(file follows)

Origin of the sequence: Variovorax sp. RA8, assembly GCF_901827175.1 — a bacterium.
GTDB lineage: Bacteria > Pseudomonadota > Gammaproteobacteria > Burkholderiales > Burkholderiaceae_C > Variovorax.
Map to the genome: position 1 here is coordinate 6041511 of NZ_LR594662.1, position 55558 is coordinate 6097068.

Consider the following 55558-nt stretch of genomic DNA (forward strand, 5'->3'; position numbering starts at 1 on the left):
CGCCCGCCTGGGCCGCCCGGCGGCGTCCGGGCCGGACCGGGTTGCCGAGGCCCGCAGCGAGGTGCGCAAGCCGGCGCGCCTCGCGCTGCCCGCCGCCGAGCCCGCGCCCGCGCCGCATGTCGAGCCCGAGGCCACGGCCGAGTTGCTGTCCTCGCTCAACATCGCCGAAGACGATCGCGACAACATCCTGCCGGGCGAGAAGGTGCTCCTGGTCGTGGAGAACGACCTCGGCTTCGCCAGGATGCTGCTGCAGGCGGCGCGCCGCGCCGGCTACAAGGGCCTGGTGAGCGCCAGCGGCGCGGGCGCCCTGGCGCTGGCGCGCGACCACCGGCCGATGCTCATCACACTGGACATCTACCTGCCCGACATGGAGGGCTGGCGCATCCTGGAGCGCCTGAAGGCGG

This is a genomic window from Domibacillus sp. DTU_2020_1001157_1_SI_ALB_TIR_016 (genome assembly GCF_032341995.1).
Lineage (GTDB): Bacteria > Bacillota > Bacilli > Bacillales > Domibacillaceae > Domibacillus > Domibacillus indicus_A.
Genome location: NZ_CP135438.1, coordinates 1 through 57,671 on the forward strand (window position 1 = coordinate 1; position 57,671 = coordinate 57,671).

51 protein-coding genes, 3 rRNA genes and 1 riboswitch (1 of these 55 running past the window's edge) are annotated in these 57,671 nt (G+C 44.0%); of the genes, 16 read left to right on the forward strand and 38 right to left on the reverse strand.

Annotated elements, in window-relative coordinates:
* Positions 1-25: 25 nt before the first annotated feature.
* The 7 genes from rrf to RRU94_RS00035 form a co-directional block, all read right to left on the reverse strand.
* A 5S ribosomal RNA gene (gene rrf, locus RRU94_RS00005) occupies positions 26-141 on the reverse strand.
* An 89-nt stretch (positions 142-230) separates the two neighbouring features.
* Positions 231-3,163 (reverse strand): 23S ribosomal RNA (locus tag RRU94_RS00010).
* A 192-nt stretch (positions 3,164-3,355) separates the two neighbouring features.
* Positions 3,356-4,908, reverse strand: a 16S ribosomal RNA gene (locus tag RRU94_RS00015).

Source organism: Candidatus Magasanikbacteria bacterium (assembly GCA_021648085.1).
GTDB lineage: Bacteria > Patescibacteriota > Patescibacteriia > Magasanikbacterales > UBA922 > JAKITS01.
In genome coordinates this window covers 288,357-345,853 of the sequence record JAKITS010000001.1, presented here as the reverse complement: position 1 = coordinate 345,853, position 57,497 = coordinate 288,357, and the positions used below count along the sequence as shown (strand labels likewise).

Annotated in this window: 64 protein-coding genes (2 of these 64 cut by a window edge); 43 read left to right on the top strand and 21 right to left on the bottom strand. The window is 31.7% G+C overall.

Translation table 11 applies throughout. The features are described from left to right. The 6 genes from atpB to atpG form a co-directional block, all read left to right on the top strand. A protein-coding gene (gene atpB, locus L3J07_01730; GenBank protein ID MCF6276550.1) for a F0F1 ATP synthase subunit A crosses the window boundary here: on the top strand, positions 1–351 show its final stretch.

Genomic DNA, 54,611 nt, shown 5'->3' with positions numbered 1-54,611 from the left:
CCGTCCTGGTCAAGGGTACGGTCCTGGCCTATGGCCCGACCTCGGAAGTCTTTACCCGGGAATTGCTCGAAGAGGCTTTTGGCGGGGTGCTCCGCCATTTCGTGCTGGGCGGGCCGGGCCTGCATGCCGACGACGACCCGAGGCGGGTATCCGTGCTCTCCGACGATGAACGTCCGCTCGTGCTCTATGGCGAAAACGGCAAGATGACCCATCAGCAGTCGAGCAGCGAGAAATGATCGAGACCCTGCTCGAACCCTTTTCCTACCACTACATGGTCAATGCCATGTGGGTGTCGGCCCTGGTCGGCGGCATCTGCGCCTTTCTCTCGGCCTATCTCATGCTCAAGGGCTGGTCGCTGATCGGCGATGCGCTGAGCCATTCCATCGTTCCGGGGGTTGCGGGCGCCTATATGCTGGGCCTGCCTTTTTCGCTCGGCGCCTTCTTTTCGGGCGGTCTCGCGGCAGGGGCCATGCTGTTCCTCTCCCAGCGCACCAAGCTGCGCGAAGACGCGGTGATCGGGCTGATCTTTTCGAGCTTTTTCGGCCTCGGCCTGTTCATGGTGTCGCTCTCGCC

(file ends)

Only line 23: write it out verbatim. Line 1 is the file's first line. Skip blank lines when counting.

Genomic DNA, 54,611 nt, shown 5'->3' with positions numbered 1-54,611 from the left: